Despite its slick visual effects, the general comic outlook of Pixels is likely to only be appreciated by hard-core Adam Sandler loyalists. Directed by Chris Columbus – see The Goonies or first two Harry Potter films – and written by Happy Madison Productions’ very own Tim Herlihy, the film stars Michelle Monaghan, Peter Dinklage, Josh Gad and Jane Krakowski – but despite the comic chops of the cast, the film never really uses them well.
Overall, Pixels seems like a nauseating jumble of creative ideas; unfocused and overfed, with very little innovation beyond the stunning visual effects – particularly those over London’s Hyde Park – the film has received largely negative reviews and we can’t help but agree. Granted, the sight of Pac-man ripping through a modern city is a spectacle unto itself; but there’s nothing behind the gimmick and it becomes very hard to engage with what you are seeing very quickly.
Despite this, there is no doubt that Pixels will still be a draw at the box-office. The idea and the potential is there, however, with Hollywood’s favourite man-child there to show us the way - yes, we’re looking at you Mr. Sandler - you can’t help but feel that this could have been something great, had it landed in someone else’s lap.
Let’s dive in and get to the point; there is little-to-nothing new or innovative about Mark Neveldine’s young-woman-possessed-by-a-demonic-spirit offering in The Vatican Tapes – a generic and uncreative horror entry that fails to inspire, move or frighten.
The film begins with a brief video scene showing a possessed woman named Angela (Taylor Dudley), before switching back through the plot’s timeline to find the main character preparing to celebrate her birthday with boyfriend, Pete (Amedori). After unexpected visit from her God-fearing father, Roger (Scott), and a minor accident that sends her to the hospital, Angela begins to show some troubling signs of aggression and unusual behavior. We come to learn that this is the beginning of a systematic demonic takeover, which soon catches the attention of Father Lozano (Pena), who subsequently takes the case to the Vatican when he begins to suspect that Angela may have been chosen as a vessel for the Anti-Christ. Are you still with us?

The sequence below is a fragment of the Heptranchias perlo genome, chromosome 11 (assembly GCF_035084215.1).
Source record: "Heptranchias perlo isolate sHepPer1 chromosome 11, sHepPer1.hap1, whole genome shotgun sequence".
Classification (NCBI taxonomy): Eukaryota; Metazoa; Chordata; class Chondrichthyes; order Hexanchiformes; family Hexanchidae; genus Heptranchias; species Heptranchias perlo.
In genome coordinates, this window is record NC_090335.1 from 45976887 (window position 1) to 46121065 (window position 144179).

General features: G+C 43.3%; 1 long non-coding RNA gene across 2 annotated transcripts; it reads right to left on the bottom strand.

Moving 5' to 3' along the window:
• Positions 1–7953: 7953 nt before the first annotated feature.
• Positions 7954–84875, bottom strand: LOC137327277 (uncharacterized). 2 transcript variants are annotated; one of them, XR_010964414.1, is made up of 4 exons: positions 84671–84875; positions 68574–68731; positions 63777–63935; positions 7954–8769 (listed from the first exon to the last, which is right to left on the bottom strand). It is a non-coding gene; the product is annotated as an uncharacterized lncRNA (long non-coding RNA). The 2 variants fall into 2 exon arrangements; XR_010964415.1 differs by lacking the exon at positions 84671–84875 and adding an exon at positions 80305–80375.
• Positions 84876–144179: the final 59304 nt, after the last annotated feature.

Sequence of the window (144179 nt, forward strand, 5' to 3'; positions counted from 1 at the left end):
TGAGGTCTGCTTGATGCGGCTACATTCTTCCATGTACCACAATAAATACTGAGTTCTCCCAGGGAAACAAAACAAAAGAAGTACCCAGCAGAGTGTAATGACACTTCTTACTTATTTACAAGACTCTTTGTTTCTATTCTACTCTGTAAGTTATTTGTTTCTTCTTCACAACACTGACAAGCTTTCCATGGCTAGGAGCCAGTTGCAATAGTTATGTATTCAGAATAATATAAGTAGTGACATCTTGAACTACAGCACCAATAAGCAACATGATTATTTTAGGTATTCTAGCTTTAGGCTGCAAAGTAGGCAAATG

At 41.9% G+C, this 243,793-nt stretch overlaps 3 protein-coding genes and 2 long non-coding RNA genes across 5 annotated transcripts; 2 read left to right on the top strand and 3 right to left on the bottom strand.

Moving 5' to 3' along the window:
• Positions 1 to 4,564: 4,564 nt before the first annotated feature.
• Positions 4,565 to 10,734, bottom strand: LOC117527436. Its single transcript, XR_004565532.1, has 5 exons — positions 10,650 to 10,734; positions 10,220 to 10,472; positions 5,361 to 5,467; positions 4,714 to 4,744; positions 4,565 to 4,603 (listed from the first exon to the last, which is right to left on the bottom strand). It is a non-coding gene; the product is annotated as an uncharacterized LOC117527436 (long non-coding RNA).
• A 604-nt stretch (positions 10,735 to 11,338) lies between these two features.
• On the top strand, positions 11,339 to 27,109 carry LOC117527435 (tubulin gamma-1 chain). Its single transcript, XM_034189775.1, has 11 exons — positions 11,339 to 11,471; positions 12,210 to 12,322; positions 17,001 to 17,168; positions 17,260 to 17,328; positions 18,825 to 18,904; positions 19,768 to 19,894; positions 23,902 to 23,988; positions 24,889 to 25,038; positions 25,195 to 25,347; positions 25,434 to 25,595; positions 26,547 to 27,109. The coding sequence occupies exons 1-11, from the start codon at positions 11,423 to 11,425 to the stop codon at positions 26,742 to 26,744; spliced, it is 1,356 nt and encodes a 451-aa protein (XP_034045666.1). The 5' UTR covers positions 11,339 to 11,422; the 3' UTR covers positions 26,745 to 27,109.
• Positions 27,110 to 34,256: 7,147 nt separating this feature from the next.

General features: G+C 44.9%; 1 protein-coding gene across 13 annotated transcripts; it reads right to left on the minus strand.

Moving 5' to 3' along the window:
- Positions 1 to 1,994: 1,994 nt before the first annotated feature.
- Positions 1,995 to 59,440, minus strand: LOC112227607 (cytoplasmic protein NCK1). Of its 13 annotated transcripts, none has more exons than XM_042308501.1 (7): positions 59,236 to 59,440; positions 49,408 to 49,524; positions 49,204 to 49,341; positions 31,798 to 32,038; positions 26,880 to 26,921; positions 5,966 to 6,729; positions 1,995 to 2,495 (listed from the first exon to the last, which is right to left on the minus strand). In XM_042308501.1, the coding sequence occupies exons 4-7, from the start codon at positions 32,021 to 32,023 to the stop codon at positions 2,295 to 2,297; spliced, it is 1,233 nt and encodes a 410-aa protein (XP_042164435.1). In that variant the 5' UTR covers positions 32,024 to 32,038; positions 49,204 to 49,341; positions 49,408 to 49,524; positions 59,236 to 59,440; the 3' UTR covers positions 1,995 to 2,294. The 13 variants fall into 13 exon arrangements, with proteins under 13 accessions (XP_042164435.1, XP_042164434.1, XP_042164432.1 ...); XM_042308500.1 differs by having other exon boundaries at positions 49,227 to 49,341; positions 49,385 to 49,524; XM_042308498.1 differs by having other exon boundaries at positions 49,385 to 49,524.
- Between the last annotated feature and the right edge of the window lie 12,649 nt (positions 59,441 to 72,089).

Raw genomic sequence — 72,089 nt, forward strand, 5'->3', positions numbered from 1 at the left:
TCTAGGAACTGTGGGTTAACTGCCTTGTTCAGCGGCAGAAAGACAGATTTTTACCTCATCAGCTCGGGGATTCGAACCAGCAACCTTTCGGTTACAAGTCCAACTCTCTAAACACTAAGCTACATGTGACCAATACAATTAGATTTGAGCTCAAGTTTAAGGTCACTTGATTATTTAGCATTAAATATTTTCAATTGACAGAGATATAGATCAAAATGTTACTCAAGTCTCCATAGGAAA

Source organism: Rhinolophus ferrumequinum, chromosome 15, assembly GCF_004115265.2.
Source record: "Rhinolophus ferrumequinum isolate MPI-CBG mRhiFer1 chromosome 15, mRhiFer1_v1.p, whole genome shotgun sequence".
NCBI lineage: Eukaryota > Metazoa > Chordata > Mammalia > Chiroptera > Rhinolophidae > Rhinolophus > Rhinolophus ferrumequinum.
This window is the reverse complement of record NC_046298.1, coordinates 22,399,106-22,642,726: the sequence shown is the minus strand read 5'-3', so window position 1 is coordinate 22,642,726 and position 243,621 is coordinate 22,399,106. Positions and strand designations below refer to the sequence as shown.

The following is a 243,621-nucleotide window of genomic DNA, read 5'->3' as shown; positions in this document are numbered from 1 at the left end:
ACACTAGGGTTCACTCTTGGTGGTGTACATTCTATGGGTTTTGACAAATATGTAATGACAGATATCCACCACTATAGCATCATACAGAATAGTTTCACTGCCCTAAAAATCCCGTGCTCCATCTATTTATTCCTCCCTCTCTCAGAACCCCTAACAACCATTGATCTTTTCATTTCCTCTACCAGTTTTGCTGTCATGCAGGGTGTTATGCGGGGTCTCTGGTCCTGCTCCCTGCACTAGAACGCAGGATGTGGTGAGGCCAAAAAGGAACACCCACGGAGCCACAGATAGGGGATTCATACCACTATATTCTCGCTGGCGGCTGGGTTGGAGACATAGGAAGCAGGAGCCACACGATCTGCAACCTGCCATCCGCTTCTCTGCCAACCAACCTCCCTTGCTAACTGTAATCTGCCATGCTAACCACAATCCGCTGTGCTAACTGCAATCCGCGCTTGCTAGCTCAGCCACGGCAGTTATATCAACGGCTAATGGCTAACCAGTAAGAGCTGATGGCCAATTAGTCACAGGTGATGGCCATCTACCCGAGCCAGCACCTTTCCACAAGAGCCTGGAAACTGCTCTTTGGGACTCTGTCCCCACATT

The Vatican Tapes marks the very first horror film for the director of the Crank film series, Mark Neveldine whose seeming inexperience in the genre is evident throughout. Written by Christopher Borrelli and Michael C. Martin, there’s very little to the story – it’s as basic, straightforward and predictable as you can get – and its clumsy execution only goes on to exacerbate. Possessed (ha!) by a level of incoherence, the film and its undeveloped and plain uninteresting characters make it near impossible to invest in the film.
Told in flashbacks and with the shaky found-footage format that just refuses to go away, the plot never really finds its footing and seems rushed, making it awfully difficult to figure out what’s actually going on at times. Similarly, the acting suffers, especially the picture’s biggest name, Michael Pena, who seems uncomfortable in his own skin throughout.
With a reported budget of $13 million, the film has thus far only made $900,000 return and it wouldn’t be a surprise if the production failed to recoup its expenditures. But then what can you say for a film that, in some scenes, looks like it came from a Wayans brothers’ horror spoof in a sub-genre that hasn’t produced a film to top the one that started it all off, The Exorcist?